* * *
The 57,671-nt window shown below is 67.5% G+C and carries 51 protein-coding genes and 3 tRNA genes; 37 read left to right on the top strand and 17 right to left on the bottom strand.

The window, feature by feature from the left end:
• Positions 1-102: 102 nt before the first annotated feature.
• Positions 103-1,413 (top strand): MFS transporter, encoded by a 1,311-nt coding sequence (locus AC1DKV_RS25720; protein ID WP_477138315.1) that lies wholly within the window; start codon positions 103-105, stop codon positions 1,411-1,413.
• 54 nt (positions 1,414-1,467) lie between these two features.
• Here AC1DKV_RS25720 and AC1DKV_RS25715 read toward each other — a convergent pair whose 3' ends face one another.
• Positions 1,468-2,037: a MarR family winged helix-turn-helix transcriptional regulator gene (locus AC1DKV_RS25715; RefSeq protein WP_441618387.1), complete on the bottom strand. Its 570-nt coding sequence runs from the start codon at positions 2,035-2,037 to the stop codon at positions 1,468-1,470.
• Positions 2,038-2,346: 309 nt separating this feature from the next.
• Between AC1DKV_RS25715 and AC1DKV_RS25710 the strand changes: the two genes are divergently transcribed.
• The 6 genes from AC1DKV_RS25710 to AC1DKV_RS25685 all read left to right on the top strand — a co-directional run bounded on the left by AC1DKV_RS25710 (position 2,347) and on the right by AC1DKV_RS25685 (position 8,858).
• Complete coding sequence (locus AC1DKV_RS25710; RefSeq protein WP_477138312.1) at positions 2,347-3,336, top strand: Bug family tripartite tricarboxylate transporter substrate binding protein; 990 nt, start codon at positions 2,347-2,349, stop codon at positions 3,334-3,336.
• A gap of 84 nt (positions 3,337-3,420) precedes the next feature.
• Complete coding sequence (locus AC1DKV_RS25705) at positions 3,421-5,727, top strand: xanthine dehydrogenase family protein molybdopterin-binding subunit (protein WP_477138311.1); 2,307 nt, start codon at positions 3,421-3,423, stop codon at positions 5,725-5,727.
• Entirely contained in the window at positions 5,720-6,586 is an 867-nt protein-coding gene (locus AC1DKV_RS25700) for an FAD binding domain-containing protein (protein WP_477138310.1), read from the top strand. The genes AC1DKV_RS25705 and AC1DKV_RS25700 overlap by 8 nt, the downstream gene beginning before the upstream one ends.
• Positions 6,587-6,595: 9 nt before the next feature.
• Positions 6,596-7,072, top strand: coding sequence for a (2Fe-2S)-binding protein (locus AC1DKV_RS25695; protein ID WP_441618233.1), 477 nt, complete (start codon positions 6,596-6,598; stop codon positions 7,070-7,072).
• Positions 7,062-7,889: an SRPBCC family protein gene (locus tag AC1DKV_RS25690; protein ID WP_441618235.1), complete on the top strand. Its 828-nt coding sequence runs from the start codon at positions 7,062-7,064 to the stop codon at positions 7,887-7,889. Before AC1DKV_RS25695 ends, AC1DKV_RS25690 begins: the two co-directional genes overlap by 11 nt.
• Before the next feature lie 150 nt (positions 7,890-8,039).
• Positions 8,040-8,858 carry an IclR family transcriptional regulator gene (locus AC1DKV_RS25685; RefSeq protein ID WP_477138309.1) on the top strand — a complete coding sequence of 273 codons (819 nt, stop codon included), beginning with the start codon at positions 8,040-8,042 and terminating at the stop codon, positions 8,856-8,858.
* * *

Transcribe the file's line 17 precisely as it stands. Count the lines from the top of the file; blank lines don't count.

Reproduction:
• Positions 7,062-7,889: an SRPBCC family protein gene (locus tag AC1DKV_RS25690; protein ID WP_441618235.1), complete on the top strand. Its 828-nt coding sequence runs from the start codon at positions 7,062-7,064 to the stop codon at positions 7,887-7,889. Before AC1DKV_RS25695 ends, AC1DKV_RS25690 begins: the two co-directional genes overlap by 11 nt.